Song Jiang Battle Array 宋江陣
Perhaps not the most exciting or visually appealing of parade troupes, but interesting nonetheless, today Songjiang battle arrays are martial or military troupes 武術 or武 陣頭, rather than an arts troupe 藝術or藝陣頭. I’ve always imagined these troupes actually going to war, romantically (and usually tragically) battling the Japanese colonial authorities. According to Paul Katz, it seems that these were some of the most effective fighting troops in the Tapani battles because of their training and actual battle experience defending their villages. They would march into battle, beating drums and holding their banners high, believing they were immune to bullets and swords.
Nowadays it is purely performance , but I believe Song Jiang Zhen are more like troupes of old in that they are groups of farmers or believers that perform simply for kudos with the gods rather than professionally.(check this) Although competitions, especially the famous Neimen Soong Jiang Battle Array competition (內門宋江陣比賽) staged on Kuanyin’s birthday, involves substantial prizes.
Soong Jiang troupes are groups of at least ten members that perform martial arts at festivals, parades or competitions. Historically the number of performers would be 107 people, which has to do with ‘The Water Margin’s’ famous 108 brave warriors, which were probably the first Songjiang troupes, now 36 is a common number. Thirty-six is apparently a common number because of 三十六天罡 , or the 36 stars of the big dipper constellation which is some sort of Taoist precept. I don’t get the association but will add it if I ever figure it out. for more on (三十六天罡 and 七十二地煞go here, a little too esoteric for me).
In the pioneering days of Qing dynasty Taiwan, the Chinese officials were ineffective in protecting the people and preventing crime, which was rife. Village or clan groups formed martial groups from local youths to take protection/discipline matters into their own hands. during the Japanese Era, these groups were no longer needed (except to rebel against the sometimes stifling and exploitive colonial rule), and became purely a performance group.
The performance traditionally begins with a prayer to their 祖師爺, a patron god for occupations, in this case usually 田府元帥 (possibly from the spring/autumn warring states period) or 田都元帥 (patron god of actors and musicians), then with weapons held high, the troupe lets out a battle yell, called 發彩, and finishes in a similar manner.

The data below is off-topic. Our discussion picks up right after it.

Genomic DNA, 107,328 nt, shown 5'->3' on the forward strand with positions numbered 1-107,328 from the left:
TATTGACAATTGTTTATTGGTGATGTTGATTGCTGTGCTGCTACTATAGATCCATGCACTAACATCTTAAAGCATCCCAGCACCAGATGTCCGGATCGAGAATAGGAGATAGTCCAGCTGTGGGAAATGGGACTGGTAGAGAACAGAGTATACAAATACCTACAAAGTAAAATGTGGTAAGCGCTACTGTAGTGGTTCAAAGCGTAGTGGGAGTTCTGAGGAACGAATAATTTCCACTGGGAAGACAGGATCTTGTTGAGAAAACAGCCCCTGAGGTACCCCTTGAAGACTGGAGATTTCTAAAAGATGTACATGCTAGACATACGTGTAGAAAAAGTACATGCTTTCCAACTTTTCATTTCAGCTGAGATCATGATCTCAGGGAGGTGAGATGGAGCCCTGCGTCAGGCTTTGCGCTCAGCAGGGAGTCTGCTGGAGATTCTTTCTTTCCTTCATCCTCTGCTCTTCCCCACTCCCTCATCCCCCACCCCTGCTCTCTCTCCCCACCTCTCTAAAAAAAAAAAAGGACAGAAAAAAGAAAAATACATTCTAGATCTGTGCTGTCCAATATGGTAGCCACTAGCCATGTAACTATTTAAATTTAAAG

The actual performances are characterized by the members, usually dressed in matching sweats, holding weapons, carrying banners, beating drums, battle yells and very involved choreography. Often one person will stand in the middle of the group and perform a solo of his/her martial arts.
Tools/weapons carried by members are mostly modified or unmodified farming tools. Some examples with links to a great online page are listed below, click on each for a full description. 道具(Stage props, I left a few out that were related exclusively to White crane Troupes which I have not written about yet): (雨傘, 謝籃, 頭旗), 兵器(Military Weapons): (藤牌, 官刀, 大刀, 三叉, 鉤仔, 躂刀, 齊眉棍, 牌刀, 雙刀, 雙斧, 藤牌, 耙, 雙鞭) and 樂器(Musical Instruments): (鈸, 鑼, 鑼棒, 宋江鼓, 宋江鼓棒.
This song jiang member has been possessed
Like most traditional troupe performances, there were many taboos members had to follow. Now, I suspect some are not rigidly adhered to. One such taboo has to do with numbers. Were there 108 performers they would risk getting injured, now it is doubtful whether 108 people would gather for a performance. Another is not being allowed to have five columns because of the homonymous characters 五 (wǔ) and 無 (wú), and a story in the ‘Water Margin.’
Called Dangki or spirit medium
He is probably doing some sort of spirit writing
He is actually part of 宋江三陣 or Song Jiang Three troupe, which is the original Songjiang, which spawned ‘Golden Lion’ and ‘White Crane.’
Questions: face paint,田府元帥, mostly professional or amateur, prizes for soong jiang competition in Neiman.
CHEN Yanzhong 陳彦仲 & HUANG Liru 黃麗如
2003 Taiwan de Yizhen (台灣的藝陣), p. 108(oooh, how appropriate is that?)-119. Taiwan dili Baike #35 (台灣地理百科#35). Walkers Cultural Print in Taiwan.